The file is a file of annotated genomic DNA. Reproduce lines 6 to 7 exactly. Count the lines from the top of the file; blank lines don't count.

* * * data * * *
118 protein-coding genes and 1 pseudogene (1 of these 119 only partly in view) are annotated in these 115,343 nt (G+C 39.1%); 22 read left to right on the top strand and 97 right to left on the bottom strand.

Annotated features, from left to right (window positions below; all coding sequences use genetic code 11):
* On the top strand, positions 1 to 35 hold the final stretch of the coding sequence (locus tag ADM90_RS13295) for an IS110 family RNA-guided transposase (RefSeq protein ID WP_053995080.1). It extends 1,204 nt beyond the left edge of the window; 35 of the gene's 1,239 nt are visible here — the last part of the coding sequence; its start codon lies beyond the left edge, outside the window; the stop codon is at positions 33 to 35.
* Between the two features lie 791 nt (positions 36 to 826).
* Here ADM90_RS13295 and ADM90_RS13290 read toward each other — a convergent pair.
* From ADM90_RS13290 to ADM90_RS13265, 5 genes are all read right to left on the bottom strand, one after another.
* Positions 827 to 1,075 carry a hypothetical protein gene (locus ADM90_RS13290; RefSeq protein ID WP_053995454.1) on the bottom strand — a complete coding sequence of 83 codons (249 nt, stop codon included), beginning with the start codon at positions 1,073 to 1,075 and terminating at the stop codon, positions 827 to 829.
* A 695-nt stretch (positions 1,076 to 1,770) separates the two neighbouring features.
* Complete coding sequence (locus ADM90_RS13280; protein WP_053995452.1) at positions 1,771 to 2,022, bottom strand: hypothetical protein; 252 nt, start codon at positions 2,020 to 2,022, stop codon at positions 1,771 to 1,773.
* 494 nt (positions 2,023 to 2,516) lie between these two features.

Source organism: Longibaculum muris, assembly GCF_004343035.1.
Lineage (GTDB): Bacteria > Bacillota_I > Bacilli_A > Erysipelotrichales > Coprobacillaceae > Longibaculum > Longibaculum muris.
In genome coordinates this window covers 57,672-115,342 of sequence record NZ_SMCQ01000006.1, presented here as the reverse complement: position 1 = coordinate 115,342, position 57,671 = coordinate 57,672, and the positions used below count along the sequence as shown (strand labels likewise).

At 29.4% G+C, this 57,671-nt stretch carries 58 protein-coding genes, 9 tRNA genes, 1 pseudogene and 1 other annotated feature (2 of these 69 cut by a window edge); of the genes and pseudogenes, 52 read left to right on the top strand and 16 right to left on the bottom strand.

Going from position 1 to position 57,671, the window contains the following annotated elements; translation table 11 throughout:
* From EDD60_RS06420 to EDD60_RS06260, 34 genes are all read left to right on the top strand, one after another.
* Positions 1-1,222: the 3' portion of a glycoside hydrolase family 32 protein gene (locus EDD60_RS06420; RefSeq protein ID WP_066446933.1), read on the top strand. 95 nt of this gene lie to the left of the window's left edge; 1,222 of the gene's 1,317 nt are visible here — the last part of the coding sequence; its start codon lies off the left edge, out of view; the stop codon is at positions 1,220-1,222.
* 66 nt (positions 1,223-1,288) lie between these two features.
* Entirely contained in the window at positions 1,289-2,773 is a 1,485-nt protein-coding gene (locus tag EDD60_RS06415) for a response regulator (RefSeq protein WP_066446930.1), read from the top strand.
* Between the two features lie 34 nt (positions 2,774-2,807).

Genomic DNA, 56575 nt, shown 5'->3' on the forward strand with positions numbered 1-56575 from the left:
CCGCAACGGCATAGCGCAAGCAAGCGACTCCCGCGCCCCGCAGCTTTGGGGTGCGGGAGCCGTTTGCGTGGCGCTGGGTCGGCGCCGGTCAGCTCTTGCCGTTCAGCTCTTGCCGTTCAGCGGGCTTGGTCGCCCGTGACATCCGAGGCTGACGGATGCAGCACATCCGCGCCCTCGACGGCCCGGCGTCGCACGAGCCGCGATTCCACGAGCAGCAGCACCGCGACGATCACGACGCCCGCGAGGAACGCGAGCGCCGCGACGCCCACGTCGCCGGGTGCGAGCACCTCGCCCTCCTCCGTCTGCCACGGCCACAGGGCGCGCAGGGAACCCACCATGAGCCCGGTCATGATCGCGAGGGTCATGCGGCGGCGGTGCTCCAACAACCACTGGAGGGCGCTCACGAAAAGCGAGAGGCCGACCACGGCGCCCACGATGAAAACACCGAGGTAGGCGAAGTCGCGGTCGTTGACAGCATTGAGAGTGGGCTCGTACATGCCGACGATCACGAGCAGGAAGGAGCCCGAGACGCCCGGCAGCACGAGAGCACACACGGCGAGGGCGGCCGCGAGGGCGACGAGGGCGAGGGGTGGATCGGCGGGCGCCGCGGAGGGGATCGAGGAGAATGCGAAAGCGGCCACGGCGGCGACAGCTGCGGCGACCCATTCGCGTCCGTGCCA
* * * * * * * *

* From ADM90_RS13290 to ADM90_RS13265, 5 genes are all read right to left on the bottom strand, one after another.
* Positions 827 to 1,075 carry a hypothetical protein gene (locus ADM90_RS13290; RefSeq protein ID WP_053995454.1) on the bottom strand — a complete coding sequence of 83 codons (249 nt, stop codon included), beginning with the start codon at positions 1,073 to 1,075 and terminating at the stop codon, positions 827 to 829.